Ryerson Traffic –

Traffic Report from the City

Ryerson Memorial Hall- Jo
present site of Church Hall @ Yew and 45th Ave, looking east

3.1.1 Background Traffic
Background traffic is traffic that would be present on the road network regardless of whether or not the proposed development proceeds. Traffic growth is not expected to grow significantly in the area. According to the list of active development permits on the City of Vancouver website, there are two active developments within 1 km of the site: one single family housing renovation (6788 Beechwood Street) and 40-unit mixed use development at 6333 West Boulevard. There are no expected changes to the study area road network. City of Vancouver traffic volume data over the past several years at key intersections in the area has been relatively stable with minimal if any increase in traffic year over year.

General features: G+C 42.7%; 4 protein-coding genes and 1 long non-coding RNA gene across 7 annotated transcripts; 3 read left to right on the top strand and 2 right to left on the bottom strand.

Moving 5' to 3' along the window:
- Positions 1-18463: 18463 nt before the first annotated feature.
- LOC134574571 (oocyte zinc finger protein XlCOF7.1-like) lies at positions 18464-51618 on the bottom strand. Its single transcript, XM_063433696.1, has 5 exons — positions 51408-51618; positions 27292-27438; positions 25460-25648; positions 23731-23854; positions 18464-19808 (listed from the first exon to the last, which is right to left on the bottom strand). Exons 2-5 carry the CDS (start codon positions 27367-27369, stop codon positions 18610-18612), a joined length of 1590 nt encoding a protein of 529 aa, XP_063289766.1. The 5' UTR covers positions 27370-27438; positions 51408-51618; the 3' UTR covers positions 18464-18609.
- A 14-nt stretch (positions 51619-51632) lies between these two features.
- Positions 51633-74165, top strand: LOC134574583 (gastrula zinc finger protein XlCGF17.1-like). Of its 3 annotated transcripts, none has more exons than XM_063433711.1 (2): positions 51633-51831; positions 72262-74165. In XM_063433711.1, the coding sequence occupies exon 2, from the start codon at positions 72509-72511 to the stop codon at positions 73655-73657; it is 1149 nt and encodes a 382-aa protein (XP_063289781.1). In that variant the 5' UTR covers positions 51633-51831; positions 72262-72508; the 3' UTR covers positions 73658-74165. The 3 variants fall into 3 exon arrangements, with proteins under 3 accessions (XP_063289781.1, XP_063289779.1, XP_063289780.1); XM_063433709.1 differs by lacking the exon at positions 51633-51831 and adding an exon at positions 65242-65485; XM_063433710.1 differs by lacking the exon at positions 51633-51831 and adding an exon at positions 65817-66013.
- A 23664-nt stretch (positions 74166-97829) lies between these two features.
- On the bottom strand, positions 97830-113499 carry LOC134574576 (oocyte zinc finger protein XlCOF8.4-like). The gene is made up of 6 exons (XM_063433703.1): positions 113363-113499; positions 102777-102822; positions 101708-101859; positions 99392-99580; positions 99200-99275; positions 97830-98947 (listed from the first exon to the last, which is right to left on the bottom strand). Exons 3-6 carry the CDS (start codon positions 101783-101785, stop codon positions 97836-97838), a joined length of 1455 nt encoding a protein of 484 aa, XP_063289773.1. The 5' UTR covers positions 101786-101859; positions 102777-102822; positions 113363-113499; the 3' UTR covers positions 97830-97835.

3.1.2 Site Traffic Trip Generation
Since the church and activity [sic] are already in operation, the new residences are expected to be the source of most if not all of the new traffic generated by the site. For the subsidized apartments, a reduced rate was used for trip generation that is in line with the minimal parking provision proposed for these units as vehicle ownership levels are anticipated to be low.
[**So church and activity centre traffic will be unchanged, yet Ryerson’s own documents state “Ryerson wants to expand the choral community’s capacity to rehearse, perform, and inspire in their spaces . . . Ryerson also wants to continue to offer . . . much enhanced space for community meetings and groups, sports, the Scouting organization, musical groups, and cultural events. “ This sounds like more activity and more related traffic but the traffic consultant doesn’t allow for any. We don’t know how the square footage of the new activity centre compares with the old one. The proposed activity centre will be a 5 storey unit]

4.1 Traffic Impact